is the ancestor of many exquisite varieties, among which there are double phlox Pure Feelings (large inflorescences of white flowers with a green stripe in the center, the underside is lilac; petals are elongated, twisted, the height of the plant is 2.3-2.6 ft) and double phlox Natural Feelings (very small white-green-pink flowers, inflorescences resemble a branch of lilac). The result of the selection work is such winter-resistant varieties as phlox Orange (Orange Perfection, Orange Spat) of orange-red shades that do not lose brightness in the sun. It is easy to breed and care for them. They are incredibly beautiful. But curiously enough, the most popular variety among the florists is phlox King, up to 3.3 ft high with flowers up to 1.6 inches in diameter, in colors of crimson, pink, lilac, white and other.
It is possible to have flowering phlox in the garden from spring till the end of September, you just need to know how to grow phlox. Phloxes are mostly propagated vegetatively through cuttings, layers or bush division, but some growers prefer growing of phlox from seeds. Seeds of perennial phlox, collected on the eve of autumn, must be sown in the ground before winter in November-December. Choose a planting site where your phlox will grow for several years. If there is already snow on the site, remove it from the garden and sprinkle seeds over the frozen ground at a distance of 1.6-2 inches. Sprinkle a 0.4-0.6 inch layer of sifted soil over the seeds, and cover it with snow. The soil can be prepared in advance, so it will not be cold and frozen, or you can buy the soil in the store. The germination of seeds sown in winter is 70%, by spring their germination capacity sharply decreases. Early in spring sprouts will appear that will need to be pricked out after the appearance of two pairs of true leaves at a distance of 7.8 inches from each other. You will plant out these seedlings in due time.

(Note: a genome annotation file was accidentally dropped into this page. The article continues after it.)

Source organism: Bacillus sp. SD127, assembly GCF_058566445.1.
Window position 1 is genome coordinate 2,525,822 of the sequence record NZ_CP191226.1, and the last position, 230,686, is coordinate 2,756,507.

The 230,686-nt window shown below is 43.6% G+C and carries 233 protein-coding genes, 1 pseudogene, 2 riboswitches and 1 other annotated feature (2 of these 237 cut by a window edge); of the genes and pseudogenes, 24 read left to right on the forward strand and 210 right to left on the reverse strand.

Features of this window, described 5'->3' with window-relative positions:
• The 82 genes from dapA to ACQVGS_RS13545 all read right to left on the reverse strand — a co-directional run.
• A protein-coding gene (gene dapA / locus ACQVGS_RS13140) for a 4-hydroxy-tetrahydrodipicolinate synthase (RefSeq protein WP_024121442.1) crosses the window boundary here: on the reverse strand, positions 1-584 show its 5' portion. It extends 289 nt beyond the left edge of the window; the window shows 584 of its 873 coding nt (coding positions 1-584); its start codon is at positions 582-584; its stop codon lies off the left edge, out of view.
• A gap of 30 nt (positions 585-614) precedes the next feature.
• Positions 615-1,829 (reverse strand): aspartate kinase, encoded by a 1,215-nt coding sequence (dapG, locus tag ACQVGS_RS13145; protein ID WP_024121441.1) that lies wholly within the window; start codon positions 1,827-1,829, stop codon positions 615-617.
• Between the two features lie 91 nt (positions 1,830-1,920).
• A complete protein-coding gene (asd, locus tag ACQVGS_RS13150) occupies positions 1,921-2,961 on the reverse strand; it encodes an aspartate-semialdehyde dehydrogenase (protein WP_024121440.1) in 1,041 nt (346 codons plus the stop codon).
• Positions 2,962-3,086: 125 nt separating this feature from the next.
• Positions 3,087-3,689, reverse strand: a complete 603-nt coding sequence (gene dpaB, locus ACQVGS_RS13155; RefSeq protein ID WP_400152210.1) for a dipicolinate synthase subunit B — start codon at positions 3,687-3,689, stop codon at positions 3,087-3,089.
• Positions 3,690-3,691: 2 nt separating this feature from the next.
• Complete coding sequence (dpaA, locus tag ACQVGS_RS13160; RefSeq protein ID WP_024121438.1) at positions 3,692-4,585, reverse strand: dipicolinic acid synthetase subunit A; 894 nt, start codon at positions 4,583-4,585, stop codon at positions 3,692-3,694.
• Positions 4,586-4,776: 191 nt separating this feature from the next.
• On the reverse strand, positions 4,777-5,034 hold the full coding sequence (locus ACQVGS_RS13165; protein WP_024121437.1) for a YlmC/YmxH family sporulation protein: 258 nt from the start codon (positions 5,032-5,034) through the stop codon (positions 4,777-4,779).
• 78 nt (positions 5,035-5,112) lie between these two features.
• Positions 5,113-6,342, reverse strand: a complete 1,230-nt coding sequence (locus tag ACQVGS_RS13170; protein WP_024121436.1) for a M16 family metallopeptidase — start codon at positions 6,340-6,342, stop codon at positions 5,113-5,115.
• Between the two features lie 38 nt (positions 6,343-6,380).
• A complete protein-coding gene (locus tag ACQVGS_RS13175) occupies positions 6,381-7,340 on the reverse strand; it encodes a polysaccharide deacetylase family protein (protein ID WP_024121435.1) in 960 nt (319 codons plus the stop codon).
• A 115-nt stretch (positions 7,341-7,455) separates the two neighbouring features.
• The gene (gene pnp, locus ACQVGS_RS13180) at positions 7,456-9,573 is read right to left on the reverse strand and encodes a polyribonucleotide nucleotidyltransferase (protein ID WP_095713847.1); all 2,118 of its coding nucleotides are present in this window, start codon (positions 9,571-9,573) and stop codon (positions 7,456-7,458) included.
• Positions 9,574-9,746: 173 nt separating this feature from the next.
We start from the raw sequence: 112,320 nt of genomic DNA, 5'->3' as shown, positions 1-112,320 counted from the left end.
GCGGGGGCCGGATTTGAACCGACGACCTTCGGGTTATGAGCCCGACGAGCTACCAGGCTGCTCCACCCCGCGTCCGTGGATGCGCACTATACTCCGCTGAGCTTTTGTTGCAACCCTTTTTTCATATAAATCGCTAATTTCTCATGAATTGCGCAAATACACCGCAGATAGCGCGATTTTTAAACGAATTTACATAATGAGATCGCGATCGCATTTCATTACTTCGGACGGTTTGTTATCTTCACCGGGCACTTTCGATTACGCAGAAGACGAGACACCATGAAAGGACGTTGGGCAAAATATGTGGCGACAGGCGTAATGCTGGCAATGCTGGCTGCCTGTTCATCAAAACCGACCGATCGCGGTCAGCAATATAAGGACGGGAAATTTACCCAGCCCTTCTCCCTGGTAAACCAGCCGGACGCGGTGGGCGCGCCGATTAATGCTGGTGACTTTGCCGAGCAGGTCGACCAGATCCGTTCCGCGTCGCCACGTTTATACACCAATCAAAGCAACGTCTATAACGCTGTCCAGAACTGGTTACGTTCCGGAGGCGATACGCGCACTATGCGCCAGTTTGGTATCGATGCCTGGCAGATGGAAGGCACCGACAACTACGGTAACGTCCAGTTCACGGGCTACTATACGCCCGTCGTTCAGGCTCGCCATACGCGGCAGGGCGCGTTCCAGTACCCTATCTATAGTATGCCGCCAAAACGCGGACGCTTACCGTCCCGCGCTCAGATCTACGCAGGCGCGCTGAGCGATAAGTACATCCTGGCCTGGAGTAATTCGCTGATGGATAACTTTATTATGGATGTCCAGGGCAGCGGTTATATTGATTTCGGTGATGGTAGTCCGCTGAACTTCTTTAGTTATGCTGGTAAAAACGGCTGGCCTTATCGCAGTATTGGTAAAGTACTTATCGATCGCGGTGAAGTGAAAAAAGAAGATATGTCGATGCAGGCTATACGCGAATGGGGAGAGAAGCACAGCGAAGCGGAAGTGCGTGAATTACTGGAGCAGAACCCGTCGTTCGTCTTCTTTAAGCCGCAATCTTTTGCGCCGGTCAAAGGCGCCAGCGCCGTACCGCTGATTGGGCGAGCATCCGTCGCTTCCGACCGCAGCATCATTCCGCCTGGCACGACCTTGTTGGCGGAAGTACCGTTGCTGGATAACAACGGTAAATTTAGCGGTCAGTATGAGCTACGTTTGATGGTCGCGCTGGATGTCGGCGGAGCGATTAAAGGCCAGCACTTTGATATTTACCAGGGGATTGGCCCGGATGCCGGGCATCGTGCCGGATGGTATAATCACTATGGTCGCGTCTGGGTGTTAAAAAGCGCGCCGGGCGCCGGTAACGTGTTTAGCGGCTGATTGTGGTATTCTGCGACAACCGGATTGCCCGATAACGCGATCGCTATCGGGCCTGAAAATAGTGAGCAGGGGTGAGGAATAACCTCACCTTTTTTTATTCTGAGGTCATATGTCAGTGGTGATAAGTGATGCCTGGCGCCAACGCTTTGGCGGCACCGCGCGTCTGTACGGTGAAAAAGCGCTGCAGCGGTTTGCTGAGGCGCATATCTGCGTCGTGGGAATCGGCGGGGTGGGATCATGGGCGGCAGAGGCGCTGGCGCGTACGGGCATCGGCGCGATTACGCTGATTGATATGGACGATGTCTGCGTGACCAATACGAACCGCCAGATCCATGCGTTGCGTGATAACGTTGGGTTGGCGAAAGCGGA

Mostly annual phloxes are propagated by seeds. In spring, prepare a bed, sprinkle seeds 1.2-1.6 inches apart, water them from a sprayer, cover them with polyethylene. Do not sprinkle the soil over them, but every day, lift up the foil for a short while, shaking off the condensate from it, so that the seeds can breathe. Once the seeds are sprouted, the polyethylene can be removed.
Planting of annual phlox
We have already described how to grow phlox from seeds. But some growers do not want to expose the seeds to risk for fear of strong spring frosts, so they plant seedlings of phlox in spring. To get seedlings the seeds of phlox are sown in March, the sprouts appear in a week. Sprouted seedlings need light, watering and a moderate temperature. In two or three weeks the shoots are pricked out. In the first days after pricking, try to protect the shoots from direct sunlight in order to avoid burns. Cover them with a newspaper or an opaque foil. Before planting of phlox seedlings in the open ground, you should feed the seedlings with mineral fertilizers two or three times. The concentration of fertilizing solution should be two times weaker than for an adult plant. To promote bushier growth at the stage of 4-5 leaves the shoots are pinched.
In May, the grown-up seedlings of phlox are planted out on the bed at a distance of 6-7.8 inches from each other. It is very important to choose the right place for planting. Annual phloxes are cold- and drought-resistant, love light, but do not tolerate overheating of the root system. The most beautiful phloxes grow in the dappled shade, and the thicker the shade is, the less abundant but the longer the phlox flowering is. In the sun, the flowers of phlox quickly lose their brightness; in the partial shade they keep the color strength for a long time, and if you plant the so-called "bluish" varieties the flowers of which become almost blue in the twilight, you will get an incomparable aesthetic pleasure from the phloxes grown in the partial shade. It is the best to plant phloxes on high beds, far away from trees and shrubs with a highly branched root system.